But, to me, the sources cited to support this justification highlight my unexplored question of why copyright is the vehicle for these goals. The first of two sources the majority cites at para 51, for the proposition that a “[justification] for the continued existence of the Crown prerogative over publishing include ensuring the preservation, authenticity, accuracy and reliability of certain documents,” dates from 1938. The second is twenty years old, and even this seems dated when we consider that, twenty years ago, many of us used dial-up modems and CD-ROMs.[2]

Modern information technology, and legal information technology, surely can offer other possibilities for preservation and authenticity than a centuries-old reliance on the prerogative of the Crown to control publishing. Perhaps this element of the reasons in Keatley underlies Abella J’s invitation at para 90 to Parliament to revisit s 12 for current and forward-looking relevance.

Finally, in the context of primary sources of legal information, Côté and Brown JJ give a nod at para 142 to the submissions of CALL/ACBD and other interveners who presented argument and authority supporting the view that “‘primary sources of law’ or ‘public legal documents’, encompassing statutes, regulations and judicial decisions…should be excluded from the scope of s. 12” and that “no entity — including the Crown — should hold the copyright in them.” The court declined to answer the question, preferring to leave the “complicated issues” the argument raises to another day. Perhaps Parliament will read this deferral of the question as an opportunity to take the next step itself.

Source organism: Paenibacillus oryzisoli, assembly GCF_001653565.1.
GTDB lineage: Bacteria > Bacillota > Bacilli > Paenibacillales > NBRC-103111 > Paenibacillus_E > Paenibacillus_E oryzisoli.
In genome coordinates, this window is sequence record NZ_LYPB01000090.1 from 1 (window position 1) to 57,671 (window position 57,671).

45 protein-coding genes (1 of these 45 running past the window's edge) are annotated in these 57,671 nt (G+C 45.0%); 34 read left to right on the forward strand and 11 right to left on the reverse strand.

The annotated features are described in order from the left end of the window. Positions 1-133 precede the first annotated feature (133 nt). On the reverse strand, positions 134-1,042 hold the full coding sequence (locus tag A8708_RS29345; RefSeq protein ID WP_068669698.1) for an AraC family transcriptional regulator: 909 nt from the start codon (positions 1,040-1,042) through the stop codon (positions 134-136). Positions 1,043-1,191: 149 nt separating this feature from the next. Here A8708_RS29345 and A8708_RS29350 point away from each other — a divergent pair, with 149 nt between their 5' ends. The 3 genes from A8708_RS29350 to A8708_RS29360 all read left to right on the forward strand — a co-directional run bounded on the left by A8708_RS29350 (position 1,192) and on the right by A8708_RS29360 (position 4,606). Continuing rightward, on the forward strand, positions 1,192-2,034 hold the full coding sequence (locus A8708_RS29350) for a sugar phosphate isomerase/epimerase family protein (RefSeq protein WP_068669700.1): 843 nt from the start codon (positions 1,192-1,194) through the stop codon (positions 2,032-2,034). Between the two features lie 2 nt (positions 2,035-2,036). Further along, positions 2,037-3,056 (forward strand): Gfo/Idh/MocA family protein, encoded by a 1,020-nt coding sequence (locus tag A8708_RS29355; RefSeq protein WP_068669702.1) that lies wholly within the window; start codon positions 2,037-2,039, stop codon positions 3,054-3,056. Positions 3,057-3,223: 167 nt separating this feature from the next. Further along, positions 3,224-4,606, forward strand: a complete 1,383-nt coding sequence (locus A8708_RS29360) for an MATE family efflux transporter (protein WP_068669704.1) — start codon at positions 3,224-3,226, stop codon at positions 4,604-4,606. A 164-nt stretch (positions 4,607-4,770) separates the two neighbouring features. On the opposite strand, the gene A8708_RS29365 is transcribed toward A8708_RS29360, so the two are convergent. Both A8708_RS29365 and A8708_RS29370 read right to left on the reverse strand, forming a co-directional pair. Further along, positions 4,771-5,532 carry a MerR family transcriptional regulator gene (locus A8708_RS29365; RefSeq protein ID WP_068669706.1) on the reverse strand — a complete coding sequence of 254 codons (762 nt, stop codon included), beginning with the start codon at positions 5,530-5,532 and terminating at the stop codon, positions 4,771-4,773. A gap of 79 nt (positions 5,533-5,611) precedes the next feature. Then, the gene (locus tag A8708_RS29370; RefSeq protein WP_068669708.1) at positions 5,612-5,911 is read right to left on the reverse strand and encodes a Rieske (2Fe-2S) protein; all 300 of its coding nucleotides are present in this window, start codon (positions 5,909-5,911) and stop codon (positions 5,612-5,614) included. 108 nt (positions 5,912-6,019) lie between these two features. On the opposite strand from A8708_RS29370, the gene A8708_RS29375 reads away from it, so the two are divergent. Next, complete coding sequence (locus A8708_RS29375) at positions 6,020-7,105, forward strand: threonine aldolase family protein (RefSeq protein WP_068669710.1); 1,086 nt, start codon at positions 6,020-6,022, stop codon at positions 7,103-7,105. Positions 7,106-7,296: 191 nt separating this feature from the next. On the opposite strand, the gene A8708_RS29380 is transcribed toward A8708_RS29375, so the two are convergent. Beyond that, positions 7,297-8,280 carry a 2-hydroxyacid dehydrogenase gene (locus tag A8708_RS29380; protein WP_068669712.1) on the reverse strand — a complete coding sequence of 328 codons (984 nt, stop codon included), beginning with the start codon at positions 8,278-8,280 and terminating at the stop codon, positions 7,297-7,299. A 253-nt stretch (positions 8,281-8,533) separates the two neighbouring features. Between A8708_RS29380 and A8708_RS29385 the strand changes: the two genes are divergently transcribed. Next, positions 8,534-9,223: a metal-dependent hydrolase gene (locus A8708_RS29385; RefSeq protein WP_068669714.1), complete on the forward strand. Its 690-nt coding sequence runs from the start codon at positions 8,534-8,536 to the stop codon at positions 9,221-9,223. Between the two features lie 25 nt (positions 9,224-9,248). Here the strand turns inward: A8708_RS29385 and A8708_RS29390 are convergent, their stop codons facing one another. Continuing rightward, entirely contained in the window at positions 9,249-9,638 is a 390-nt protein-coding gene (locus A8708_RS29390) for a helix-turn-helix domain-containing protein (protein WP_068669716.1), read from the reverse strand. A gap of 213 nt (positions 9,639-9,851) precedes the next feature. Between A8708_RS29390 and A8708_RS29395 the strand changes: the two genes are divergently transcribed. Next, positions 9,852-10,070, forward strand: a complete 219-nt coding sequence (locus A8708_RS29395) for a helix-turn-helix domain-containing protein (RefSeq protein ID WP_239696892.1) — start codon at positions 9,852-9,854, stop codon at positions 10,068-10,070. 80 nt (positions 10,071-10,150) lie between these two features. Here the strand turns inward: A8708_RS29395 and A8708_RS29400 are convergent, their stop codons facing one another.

[1] I’m active with one of the interveners, the Canadian Association of Law Libraries/L'Association canadienne des bibliothèques de droit (CALL/ACBD). From 2012 until 2019 I was co-chair of its copyright committee. In both that capacity and as co-counsel I participated in this appeal. In 2018, I presented to my colleagues my thoughts about Crown copyright and the view that primary sources of law should be considered free of Crown, or any copyright. For CALL/ACBD, I presented oral remarks and wrote a submission to Parliament on this point during the 2017 statutory review of the Copyright Act.

[2] See also paras 133–135 of the concurring reasons.

John D. Gregory commented
I am pleased that you raised the purpose of Crown copyright. When I was in government, I often encountered arguments that the Crown was claiming copyright in order to protect the integrity of Crown documents to be published by others - and I never understood it. There are lots of ways to protect integrity besides copyright, and that is not what copyright has traditionally been for.